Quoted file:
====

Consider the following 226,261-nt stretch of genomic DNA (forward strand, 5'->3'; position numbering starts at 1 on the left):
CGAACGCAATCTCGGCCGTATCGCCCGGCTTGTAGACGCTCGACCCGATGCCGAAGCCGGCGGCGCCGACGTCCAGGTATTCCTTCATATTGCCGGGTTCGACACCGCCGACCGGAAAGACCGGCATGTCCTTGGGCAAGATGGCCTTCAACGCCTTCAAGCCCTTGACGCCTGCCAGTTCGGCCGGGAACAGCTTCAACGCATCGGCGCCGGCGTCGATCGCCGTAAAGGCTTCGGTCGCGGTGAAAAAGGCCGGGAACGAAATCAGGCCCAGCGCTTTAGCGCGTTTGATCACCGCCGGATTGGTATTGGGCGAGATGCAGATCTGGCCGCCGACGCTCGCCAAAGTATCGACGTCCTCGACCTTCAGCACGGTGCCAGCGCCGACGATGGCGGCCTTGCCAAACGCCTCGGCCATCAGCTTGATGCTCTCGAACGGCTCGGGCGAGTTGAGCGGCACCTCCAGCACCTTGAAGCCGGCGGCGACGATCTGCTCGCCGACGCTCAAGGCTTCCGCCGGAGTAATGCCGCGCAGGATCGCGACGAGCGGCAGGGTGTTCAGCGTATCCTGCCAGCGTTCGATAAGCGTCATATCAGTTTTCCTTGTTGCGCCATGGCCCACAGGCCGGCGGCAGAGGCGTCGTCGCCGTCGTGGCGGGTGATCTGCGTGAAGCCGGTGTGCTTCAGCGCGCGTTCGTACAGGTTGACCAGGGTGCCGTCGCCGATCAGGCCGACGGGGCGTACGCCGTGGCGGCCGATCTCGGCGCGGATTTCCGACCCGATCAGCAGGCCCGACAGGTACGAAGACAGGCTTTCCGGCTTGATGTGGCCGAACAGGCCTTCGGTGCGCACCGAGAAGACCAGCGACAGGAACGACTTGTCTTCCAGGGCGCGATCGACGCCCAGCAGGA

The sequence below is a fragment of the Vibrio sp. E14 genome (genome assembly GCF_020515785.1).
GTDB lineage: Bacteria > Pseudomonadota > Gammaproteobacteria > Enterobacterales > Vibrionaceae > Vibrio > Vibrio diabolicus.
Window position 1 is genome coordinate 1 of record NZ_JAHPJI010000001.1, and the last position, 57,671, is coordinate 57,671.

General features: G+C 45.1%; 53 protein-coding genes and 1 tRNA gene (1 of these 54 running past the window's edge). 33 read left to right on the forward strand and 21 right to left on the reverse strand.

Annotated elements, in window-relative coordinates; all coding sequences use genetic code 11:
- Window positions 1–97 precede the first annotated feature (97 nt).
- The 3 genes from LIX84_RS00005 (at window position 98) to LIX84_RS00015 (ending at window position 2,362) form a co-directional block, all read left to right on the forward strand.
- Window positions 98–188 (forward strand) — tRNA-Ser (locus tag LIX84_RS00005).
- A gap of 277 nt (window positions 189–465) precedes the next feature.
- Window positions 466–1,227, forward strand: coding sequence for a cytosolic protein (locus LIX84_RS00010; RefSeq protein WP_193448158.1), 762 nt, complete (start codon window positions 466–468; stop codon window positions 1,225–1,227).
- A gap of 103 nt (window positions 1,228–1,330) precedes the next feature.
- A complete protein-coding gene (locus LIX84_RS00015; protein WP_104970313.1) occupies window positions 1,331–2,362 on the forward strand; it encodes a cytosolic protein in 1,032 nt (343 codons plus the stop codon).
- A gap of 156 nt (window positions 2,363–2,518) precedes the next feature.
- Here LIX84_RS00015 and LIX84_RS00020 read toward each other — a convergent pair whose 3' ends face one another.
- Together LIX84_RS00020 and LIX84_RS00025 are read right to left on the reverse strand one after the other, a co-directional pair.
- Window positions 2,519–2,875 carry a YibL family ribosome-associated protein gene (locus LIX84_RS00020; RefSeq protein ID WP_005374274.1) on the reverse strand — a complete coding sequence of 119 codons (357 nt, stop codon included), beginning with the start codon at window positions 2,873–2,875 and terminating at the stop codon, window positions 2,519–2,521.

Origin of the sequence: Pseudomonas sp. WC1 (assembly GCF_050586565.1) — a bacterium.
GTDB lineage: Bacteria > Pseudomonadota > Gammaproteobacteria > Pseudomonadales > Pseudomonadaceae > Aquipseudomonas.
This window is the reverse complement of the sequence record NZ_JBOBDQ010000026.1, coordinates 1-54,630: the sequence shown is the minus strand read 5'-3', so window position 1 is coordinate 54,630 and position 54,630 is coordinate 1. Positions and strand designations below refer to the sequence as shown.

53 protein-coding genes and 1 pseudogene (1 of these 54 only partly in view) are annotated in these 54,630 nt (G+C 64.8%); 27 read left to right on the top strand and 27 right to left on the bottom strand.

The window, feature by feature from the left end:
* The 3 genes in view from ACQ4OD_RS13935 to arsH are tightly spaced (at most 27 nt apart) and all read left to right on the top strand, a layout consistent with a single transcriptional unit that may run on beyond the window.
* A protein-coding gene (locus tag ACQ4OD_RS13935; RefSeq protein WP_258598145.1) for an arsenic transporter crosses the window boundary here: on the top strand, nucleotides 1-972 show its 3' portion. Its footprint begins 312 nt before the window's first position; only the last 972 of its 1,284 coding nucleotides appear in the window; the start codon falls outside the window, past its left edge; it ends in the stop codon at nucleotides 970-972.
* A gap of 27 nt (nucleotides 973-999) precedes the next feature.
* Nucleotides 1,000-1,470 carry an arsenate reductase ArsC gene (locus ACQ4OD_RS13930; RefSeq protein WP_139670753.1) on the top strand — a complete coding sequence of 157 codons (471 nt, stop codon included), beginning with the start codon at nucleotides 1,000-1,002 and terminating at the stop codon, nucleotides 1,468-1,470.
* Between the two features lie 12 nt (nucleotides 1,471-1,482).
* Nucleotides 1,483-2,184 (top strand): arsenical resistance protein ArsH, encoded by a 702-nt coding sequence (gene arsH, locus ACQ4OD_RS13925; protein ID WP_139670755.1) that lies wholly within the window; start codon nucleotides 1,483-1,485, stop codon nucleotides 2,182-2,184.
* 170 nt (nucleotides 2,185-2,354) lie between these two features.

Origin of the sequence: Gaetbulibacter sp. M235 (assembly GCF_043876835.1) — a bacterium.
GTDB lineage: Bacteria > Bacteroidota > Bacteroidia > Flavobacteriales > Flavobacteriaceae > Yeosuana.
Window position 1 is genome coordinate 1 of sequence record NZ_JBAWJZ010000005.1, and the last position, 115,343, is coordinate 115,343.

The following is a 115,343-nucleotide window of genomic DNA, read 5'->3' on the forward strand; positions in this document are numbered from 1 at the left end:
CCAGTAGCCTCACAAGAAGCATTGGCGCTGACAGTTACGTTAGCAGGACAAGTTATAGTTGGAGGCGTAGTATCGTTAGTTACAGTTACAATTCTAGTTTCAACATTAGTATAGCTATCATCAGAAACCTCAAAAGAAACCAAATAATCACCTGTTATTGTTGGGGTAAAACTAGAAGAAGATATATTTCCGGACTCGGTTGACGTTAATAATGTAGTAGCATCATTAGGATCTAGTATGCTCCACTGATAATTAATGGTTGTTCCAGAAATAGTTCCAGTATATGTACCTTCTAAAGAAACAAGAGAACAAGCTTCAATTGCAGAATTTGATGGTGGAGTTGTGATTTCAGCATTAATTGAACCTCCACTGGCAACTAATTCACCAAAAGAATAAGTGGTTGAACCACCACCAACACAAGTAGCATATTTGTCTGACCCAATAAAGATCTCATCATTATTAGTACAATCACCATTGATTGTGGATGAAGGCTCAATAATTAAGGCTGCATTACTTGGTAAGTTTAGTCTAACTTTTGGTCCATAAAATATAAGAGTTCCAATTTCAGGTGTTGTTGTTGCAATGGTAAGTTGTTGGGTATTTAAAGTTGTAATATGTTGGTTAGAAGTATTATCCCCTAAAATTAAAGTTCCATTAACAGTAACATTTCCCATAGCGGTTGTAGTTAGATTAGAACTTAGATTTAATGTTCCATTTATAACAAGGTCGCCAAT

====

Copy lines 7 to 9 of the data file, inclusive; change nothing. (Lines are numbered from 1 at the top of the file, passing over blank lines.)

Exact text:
Annotated elements, in window-relative coordinates; all coding sequences use genetic code 11:
- Window positions 1–97 precede the first annotated feature (97 nt).
- The 3 genes from LIX84_RS00005 (at window position 98) to LIX84_RS00015 (ending at window position 2,362) form a co-directional block, all read left to right on the forward strand.